Texas takes the possibility of addiction, also known as substance abuse disorder, into consideration when sentencing drug offenders. Substance use disorder is a condition in which someone continues to use drugs despite negative effects. These impacts could be on their relationships, work, health or a combination of these areas of life. Substance use disorder comes with physical changes in the brain, which is why it’s difficult for someone to stop drugs on their own. They often need the help of professionals to quit. There are several factors that contribute to causing substance use disorder.
A person’s environment plays a major role in their likelihood to develop a substance use disorder. Childhood neglect and abuse, addicted parents, bullying and other unhealthy environments make a person more susceptible to mental health issues like addiction. Any situation that puts a child through severe stress could lead them to engage in drug use later in life if they didn’t cope with the event in a healthy way at the time. Peer pressure is another contributing factor to drug use. Teenagers have a more difficult time dealing with peer pressure because their brains are still developing.
Some people are born with a predisposition for substance use disorder. Having the gene for this mental health issue doesn’t mean that you will develop it. Usually, it requires a stressful life situation that you don’t know how to cope with to trigger it. You could see a therapist when a life problem becomes too difficult for you to manage on your own. Therapists may share helpful strategies to teach you how to control emotions and feel better.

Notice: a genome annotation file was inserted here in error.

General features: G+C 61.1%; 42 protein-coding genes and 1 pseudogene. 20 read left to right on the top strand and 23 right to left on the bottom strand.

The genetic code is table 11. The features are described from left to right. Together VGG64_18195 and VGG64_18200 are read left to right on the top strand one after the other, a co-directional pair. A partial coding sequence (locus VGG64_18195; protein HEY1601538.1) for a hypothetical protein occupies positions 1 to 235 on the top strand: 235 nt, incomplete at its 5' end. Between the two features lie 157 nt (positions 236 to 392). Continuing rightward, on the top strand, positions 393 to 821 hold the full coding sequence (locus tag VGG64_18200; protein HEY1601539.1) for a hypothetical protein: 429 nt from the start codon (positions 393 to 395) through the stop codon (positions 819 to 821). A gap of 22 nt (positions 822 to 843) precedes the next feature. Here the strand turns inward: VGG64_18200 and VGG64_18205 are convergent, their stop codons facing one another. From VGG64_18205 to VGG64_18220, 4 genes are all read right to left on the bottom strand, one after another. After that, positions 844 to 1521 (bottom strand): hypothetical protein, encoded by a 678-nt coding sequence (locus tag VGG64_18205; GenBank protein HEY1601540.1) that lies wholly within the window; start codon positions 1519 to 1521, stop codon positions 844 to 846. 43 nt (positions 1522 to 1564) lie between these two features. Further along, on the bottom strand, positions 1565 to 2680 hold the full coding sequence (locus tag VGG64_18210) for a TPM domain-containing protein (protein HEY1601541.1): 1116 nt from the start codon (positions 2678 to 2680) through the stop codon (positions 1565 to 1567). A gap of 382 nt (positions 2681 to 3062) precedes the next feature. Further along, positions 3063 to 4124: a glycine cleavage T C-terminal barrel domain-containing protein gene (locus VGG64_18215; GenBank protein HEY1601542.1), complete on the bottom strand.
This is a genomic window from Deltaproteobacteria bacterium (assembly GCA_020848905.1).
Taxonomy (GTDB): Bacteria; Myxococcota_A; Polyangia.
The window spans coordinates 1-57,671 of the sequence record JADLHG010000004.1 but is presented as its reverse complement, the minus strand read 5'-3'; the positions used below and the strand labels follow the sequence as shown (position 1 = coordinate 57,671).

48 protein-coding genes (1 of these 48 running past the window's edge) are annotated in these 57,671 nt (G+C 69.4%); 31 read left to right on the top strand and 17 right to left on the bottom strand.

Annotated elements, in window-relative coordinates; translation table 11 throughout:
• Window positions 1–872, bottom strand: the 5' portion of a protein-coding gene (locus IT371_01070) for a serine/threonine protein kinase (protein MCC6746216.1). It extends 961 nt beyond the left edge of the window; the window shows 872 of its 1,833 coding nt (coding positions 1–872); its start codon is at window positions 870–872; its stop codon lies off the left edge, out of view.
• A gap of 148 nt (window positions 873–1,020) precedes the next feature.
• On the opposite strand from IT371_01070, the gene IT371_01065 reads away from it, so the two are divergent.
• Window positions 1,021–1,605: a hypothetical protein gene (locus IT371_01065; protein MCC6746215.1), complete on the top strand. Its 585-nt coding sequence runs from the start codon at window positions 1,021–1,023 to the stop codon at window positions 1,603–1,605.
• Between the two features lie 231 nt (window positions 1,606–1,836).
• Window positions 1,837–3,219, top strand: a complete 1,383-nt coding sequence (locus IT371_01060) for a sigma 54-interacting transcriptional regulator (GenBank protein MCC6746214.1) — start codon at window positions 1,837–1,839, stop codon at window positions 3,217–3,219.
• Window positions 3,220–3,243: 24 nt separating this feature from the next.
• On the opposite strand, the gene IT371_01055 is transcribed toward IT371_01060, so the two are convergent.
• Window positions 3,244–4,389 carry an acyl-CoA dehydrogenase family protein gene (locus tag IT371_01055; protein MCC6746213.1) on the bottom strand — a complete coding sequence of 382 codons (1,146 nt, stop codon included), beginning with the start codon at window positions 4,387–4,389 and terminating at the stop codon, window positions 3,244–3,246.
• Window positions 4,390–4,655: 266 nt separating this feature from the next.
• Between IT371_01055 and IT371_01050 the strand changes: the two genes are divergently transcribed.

Consequences for first-time drug violations are usually lenient in Texas. You may want to enroll in rehab to overcome your addiction and prevent another drug charge because the penalties may be more severe on subsequent offenses.
Doctors sometimes prescribe medications that have addictive qualities. There is a small risk that you develop an addiction to it despite your best intentions.
An unhealthy environment and a genetic predisposition for substance use disorder are usually the causes of addiction. It’s possible, however, for anyone to suffer from the disorder.